By: Stephanie Barker, director of Information Technology
Much like what Ali Ishaq spoke to last week on the blog, my career path to Jabil also was not direct, as my previous work life was in Tampa’s public school system. How did I find my way to Jabil’s Information Technology department then? Surprisingly, I found there to be a lot of overlap in the skills needed in both the Education and Manufacturing industries.
Science, technology, engineering and mathematics (STEM) is applicable to many career fields, and it’s often not an immediate connection in people’s minds. For example, I started my career as a teacher for students with learning disabilities because I always had an interest in the psychology of behaviors and understanding how people learn. Then, I progressed to the role of vice principal where I led an elementary school through change based on data-driven decision making and financial management.
After 17 years in the school system, a close friend and Jabil proponent sensed I was ready for change and helped me realize my skills and knack for data-driven changes would serve me well as a project manager. I was always proficient with technology, having an innate passion for innovation, and that’s when I came to Jabil and saw firsthand how STEM is truly everywhere, especially in manufacturing.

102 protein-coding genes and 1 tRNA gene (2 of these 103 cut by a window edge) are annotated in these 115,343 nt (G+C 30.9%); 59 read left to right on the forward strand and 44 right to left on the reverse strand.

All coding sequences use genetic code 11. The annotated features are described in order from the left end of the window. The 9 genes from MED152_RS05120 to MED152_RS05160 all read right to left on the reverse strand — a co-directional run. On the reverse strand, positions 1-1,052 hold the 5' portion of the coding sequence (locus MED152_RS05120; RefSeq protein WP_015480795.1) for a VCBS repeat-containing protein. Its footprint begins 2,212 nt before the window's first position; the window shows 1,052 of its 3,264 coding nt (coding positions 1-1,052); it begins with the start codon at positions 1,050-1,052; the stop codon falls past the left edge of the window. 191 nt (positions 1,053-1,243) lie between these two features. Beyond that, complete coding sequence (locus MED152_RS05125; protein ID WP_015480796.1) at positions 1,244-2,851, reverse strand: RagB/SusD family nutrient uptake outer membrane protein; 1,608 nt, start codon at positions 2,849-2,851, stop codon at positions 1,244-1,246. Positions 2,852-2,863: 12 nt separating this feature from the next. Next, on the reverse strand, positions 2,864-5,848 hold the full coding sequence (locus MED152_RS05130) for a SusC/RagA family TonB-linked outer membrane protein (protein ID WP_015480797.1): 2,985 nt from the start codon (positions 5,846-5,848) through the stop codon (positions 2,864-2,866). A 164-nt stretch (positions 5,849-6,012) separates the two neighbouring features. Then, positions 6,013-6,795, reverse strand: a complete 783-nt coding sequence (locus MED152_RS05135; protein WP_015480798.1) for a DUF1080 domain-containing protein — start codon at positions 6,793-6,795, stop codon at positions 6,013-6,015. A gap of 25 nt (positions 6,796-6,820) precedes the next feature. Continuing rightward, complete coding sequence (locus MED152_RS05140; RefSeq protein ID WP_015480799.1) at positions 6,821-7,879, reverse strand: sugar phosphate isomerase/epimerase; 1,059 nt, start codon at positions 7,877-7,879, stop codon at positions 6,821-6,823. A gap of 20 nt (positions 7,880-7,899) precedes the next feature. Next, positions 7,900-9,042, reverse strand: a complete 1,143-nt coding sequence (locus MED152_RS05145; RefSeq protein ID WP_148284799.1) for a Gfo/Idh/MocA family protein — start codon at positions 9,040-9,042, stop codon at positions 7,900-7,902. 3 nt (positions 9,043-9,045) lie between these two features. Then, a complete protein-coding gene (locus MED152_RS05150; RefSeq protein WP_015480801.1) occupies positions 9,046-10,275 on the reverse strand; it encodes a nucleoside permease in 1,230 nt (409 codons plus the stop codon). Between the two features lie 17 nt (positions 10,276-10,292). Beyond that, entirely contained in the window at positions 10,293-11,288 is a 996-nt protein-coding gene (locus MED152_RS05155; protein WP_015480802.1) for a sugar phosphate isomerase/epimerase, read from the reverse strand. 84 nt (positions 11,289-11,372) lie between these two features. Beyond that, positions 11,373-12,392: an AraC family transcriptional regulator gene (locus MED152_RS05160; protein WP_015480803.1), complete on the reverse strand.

I transitioned my project management skills and simply switched my focus from organizing school directives for students to driving progressive, futuristic organizational change through IT and operations for employees. The commonality is using data to make decisions, drive tasks and processes around the change, and manage the human behavior around those changes.
In other words, the similarity between my careers was the ‘math’ portion of STEM.
In education, we used data and scientific methods to solve issues like raising the bottom quartile of reading scores and understanding what programs or tests were successful in schools; whereas at Jabil, we use data to correct quality and efficiency problems on the manufacturing floor and with products we produce. Data is something that can be found in almost any profession, and STEM can’t exist without data and analytical skills.
Math tends to be the forgotten STEM subject, and I think it’s important schools and companies alike focus efforts on supporting the field because big data, statistics and understanding trends are crucial to every industry, every company and almost every job.
In my experience, I’ve noticed that often times students don’t get to see the connection between math and how it’s used in the ‘real world.’ It’s great that Jabil supports local high school robotics teams across the country and organizes Tech Tuesdays at Johns Hopkins All Children’s Hospital to teach the young patients to the wonders STEM.
We all need to work together to continue to uncover the fascinating aspects of math, so students can see all the possibilities out there waiting for them in the workforce, whether it’s in education, manufacturing or something else entirely different!